Rookie of the Year
Rows of weathered headstones in a cemetery.

Things I’ve Learned About Being on the Board of a Cemetery Because I’m Getting Someone Else’s Email

Sebulba from Star Wars piloting an N64 console with controller pods.This column is a reprint from Unwinnable Monthly #141. If you like what you see, grab the magazine for less than ten dollars, or subscribe and get all future magazines for half price.


A tongue-in-cheek but also painfully earnest look at pop culture and anything else that deserves to be ridiculed while at the same time regarded with the utmost respect. It is written by Matt Marrone and emailed to Stu Horvath and David, who add any typos or factual errors that might appear within.


Somewhere out there, there is a board member of a cemetery who is not getting all of his email. 

I know because it’s coming to me instead. 

I won’t name the cemetery. And I won’t out the board members who occasionally – and I should be crystal clear, it’s very occasionally – email me accidentally or reply all when I’m on a chain that I’m not supposed to be on.

I will share, however, the following anonymized things about the cemetery business that I otherwise would not have known. As part of that, I will also pass on a few things I’ve learned about being a board member in general, since I have never been a board member of anything else but now consider myself at the very least an honorary member of this one. 

Here goes:

  • Good cemetery office managers are hard to find – and to keep. Ours, who we apparently were getting for a steal, recently lobbied us to increase their hours in order to take on a host of evolving responsibilities including, but not limited to, identifying old graves that can be resold. If you’re thinking of going into cemetery office management, feel free to reach out for more detail.
  • Even with all the effort our office manager and the rest of our skeleton staff is putting in, ex-board members grouse over minor issues with the grounds. I learned, for example, that well-polished, shiny headstones can lead to burnt grass in the sunnier plots.
  • Maybe we need a full-time superintendent to help solve some of the more pressing problems, the ex-board member suggests. Well, hiring a superintendent is tricky business. Our previous one was arrested for embezzlement. 
  • Board members don’t get paid. Or at least these board members joke about getting paid. Which means they either really don’t get paid or what they’re paid is so insignificant to them it’s barely worth it. At the very least, I don’t get paid and, as I said, I’m basically on the board.
  • Board members weighing in on big issues over email is apparently optional. Not once has anyone questioned why I haven’t responded.

On that last point, you might be wondering if I’ve ever been tempted to weigh in on any of the above topics. Well, I have been tempted. I wanted to write back, yes, let’s give our office manager that raise – and why not add another ten percent while we’re at it! A couple years ago I was part of a chain asking if we wanted to give Christmas bonuses again. I considered voting no. I thought of chastising my fellow board members for gossiping, or just for how they were leading the operation in general.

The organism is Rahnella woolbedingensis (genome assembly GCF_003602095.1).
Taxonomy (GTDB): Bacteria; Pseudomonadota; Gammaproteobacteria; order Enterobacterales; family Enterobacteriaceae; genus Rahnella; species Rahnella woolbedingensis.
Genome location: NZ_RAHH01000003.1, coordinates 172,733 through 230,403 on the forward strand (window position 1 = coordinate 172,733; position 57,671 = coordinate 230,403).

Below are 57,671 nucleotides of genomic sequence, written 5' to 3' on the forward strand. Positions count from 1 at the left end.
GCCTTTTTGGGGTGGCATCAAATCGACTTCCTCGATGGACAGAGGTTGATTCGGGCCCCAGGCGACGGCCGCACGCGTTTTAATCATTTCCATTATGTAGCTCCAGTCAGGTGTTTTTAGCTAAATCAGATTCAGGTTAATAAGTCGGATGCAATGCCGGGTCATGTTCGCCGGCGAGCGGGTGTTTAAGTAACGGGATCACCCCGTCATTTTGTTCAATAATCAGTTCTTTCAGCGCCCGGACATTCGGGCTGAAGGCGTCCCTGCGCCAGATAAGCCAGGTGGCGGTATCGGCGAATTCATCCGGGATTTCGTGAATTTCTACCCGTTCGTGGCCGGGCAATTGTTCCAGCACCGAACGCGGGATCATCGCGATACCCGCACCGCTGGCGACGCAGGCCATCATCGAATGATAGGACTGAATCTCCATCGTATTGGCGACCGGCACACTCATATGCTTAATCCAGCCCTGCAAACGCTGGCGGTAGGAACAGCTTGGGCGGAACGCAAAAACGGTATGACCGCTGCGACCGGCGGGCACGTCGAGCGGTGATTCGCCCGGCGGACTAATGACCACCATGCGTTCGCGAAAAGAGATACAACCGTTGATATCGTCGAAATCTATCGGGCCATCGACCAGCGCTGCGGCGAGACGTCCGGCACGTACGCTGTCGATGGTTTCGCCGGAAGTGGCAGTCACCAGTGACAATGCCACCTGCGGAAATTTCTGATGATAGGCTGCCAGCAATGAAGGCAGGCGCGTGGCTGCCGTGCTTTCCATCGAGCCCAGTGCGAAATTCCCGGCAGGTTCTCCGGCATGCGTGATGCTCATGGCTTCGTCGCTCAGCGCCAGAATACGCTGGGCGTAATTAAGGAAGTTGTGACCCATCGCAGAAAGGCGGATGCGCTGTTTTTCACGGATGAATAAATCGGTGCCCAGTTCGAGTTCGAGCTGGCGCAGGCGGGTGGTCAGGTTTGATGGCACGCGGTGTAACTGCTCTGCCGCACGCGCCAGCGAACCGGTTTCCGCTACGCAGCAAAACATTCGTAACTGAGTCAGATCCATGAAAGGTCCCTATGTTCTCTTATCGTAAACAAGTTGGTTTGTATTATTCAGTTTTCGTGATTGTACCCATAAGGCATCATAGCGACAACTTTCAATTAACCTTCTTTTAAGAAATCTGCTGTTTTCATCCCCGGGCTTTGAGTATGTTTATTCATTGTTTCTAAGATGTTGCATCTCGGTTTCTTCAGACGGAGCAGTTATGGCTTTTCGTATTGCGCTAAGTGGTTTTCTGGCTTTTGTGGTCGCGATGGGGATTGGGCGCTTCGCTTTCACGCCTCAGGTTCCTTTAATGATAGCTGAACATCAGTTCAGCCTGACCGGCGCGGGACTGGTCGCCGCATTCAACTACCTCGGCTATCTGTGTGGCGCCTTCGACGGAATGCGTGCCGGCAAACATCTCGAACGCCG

A large, modern cemetery with many headstones.

More recently, though, I have considered quitting the board entirely. And I don’t mean just blocking the senders or finally telling them, after a handful of emails over several years, that they’ve got the wrong guy. No, a few times I have begun to write – only in my head, mind you – my resignation letter. 

My most recent one goes a little something like this:


Dear Fellow Board Members,

Few things have been as fulfilling to me as my time serving with you. However, after yet another sleepless night, I again find myself questioning whether my continued presence on this board is beneficial to you or to our cemetery. 

I know this might come as a bit of a surprise, but I’ve been pondering a change for some time now. As I stroll through our rows of graves and read our headstones, I think of how fleeting life is, how little time we have on this earth, how small a window of opportunity we are all given to pursue our passions. 

For me, that passion is travel. But of course, it’s more specific than that. I want to visit – nay, to experience, to absorb – all of the world’s great cemeteries, from Cavalry to Père-Lachaise. To stand beneath the chandelier of bones in Sedlec. To bow before the Poet’s Tomb of Maqbaratoshara. To both laugh and cry alike as I tour Okunoim. 

To this end, I plan to leave my current life behind me for a time. For how long exactly? I don’t know. But I have informed my family that this is something I must do, and, reluctantly, they have come to understand. 

Where this path will ultimately take me, I cannot say. Perhaps one day I might even return to this very board, bringing with me a depth and breadth of knowledge unlike anything I might have ever dreamed. 

Alas, we will just have to wait and see. For now, please consider this my formal letter of resignation, and – as I shed the bonds of modernity and delete my Google account – my final email message. 




But I won’t send that. And in a few weeks or months or even years, I’ll get another email or three from my cemetery friends. Until finally, like all things in this life, the email will stop coming – or I’ll no longer be around to read it.


Matt Marrone is a senior MLB editor at He has been Unwinnable’s reigning Rookie of the Year since 2011. You can follow him on Twitter @thebigm.

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